The cult of Bill

A few years ago I met a man, called Bill. And he talked to me about the art, not the science of running. He told me about running by feel, about dedication, about consistency. He talked about being competitive but also humble. About running with others but also enjoying the solitude of running alone. He talked to me about the importance of self belief and of pushing yourself if you want to achieve more than you ever thought possible.

But this was no shamanic trail runner. No running hippy. Bill was a road runner, a marathoner. A product of the grim north in Britain in the 1950s and 60s. And he is increasingly my hero.

Today I was sent a link to a company that is creating running apparel that will measure and record every conceivable variable available to a runner – gait, stride length, cadence, speed, distance, altitude… the list goes on and on. And it is just another example of the nonsense that I think permeates running. All the gear and no idea basically.

So I want to start the cult of Bill: work on an understanding of what it takes, in the 1950s and 1960s in post-war Coventry, with no money and a full time, physical job, to run a 2:10 marathon.

Of course it is not about one man called Bill. At the time Bill was running, right up to the end of the 1980s, there were British athletes – men and women – running times that would eclipse any British or indeed European runner now. But I am going to use Bill as my benchmark. The person that I will try to learn from.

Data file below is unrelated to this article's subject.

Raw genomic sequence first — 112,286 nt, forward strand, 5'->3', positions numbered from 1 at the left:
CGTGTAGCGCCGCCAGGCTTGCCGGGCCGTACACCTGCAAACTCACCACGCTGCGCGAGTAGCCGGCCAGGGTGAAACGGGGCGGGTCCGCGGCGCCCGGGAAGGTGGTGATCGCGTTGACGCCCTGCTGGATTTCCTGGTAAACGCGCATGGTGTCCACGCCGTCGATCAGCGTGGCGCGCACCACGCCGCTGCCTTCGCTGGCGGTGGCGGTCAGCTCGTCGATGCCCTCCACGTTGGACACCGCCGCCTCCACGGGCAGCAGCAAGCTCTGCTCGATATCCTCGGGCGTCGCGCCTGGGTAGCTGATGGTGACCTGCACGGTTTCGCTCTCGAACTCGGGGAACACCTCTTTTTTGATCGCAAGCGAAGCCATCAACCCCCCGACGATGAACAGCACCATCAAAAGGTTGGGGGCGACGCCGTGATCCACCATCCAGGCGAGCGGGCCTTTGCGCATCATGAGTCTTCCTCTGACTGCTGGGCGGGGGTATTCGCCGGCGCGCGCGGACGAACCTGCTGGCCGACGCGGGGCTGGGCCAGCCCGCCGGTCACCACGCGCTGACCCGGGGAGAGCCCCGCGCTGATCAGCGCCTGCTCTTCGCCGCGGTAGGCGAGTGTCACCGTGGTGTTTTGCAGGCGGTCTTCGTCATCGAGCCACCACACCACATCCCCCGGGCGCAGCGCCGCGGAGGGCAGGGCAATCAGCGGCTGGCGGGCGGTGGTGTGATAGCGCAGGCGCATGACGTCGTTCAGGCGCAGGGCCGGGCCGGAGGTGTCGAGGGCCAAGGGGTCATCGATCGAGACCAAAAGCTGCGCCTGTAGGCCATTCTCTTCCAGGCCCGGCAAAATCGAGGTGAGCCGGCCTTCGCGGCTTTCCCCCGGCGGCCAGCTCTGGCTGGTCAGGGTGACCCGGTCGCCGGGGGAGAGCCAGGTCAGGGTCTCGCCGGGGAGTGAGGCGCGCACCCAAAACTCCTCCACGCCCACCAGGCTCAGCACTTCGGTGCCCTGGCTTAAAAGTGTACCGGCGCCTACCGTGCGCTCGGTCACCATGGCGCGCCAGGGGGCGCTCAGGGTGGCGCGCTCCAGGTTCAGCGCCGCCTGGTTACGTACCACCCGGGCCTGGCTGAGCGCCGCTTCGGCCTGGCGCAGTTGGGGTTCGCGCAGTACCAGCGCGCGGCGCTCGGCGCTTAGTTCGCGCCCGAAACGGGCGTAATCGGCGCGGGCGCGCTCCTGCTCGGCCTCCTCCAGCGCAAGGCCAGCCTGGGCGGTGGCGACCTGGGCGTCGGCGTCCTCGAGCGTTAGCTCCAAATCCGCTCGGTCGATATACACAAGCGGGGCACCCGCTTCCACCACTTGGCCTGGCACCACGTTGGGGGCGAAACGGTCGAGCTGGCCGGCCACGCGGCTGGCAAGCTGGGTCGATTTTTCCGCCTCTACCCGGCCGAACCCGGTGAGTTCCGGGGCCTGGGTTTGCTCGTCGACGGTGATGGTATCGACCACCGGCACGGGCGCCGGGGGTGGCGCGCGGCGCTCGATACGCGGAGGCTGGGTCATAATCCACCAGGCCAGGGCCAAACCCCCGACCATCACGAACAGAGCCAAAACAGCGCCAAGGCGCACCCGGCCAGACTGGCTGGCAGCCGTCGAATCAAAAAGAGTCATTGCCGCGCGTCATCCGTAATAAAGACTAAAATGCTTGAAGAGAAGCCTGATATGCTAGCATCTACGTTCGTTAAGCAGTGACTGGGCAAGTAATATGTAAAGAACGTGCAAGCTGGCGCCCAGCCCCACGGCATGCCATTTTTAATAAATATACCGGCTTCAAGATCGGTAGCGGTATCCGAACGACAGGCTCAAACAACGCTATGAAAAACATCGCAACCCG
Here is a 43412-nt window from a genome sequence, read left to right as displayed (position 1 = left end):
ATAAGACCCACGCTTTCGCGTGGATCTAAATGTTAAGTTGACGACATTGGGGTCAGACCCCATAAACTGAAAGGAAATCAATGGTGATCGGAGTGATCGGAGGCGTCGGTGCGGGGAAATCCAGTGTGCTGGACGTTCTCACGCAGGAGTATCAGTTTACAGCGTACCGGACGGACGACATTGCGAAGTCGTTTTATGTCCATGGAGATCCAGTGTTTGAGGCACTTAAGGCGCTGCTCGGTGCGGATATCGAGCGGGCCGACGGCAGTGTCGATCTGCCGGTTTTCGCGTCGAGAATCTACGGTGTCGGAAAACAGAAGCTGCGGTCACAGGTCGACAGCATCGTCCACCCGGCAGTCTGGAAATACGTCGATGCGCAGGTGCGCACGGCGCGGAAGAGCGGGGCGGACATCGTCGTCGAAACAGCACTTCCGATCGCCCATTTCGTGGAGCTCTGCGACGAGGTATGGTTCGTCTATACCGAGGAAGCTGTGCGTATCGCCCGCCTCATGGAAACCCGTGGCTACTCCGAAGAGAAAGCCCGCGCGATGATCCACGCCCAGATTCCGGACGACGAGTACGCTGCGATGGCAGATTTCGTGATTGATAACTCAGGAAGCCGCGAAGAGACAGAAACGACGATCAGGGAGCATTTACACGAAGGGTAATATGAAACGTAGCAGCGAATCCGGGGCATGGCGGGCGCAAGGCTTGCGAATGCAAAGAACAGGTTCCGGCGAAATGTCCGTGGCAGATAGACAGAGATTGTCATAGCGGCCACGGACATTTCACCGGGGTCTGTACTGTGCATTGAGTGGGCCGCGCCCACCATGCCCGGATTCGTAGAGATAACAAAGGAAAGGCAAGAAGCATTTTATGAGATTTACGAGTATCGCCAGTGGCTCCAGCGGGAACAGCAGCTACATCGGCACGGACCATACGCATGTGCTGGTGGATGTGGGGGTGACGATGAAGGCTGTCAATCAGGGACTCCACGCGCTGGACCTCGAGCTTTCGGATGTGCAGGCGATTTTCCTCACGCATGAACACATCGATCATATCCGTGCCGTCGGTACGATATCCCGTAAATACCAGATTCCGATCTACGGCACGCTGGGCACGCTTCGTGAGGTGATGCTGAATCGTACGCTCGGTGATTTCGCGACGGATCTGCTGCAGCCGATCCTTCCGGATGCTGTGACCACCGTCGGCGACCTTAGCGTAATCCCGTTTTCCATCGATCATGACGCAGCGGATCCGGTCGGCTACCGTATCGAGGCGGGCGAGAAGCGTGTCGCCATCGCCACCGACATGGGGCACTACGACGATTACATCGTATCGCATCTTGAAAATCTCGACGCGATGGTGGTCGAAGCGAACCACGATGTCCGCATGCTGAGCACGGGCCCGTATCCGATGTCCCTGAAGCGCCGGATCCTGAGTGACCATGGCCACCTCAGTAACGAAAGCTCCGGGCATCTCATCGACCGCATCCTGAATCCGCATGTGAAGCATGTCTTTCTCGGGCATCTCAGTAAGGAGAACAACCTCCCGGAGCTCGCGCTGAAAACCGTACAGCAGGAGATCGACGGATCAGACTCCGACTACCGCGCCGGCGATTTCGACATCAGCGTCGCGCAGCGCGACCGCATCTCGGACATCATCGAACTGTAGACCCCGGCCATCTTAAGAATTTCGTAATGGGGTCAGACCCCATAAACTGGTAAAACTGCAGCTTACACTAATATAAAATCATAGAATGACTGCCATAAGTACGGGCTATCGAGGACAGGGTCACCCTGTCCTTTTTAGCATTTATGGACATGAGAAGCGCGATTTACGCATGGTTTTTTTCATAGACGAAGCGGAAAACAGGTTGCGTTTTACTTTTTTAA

Lesson one is about dedication. Bear in mind that at the time he is talking about in this excerpt from an interview that he wrote, Bill is probably 23 or 24 years old and just married:

My daily routine was: Monday to Friday – up just before 6.00 am on the road by 6.10 for the first run of the day. Breakfast then out to work by 8.00 in a physically demanding job. A second run would be done at lunch time. The third run of the day – the main evening run – started by 5.30pm. In bed by 9.00/9.15. Always enjoyed the cinema and the theatre and so once a week, usually Wednesday evening would be out, so in bed by 10.30

How many runners are prepared to put in that sort of effort, month in month out for years on end? Not me. But then maybe I didn’t want success badly enough.

So that is the first lesson from Bill. I’ll post more about what Bill did soon. For now, I have to hit the sack and get some sleep – I need to somehow fit in three runs tomorrow!

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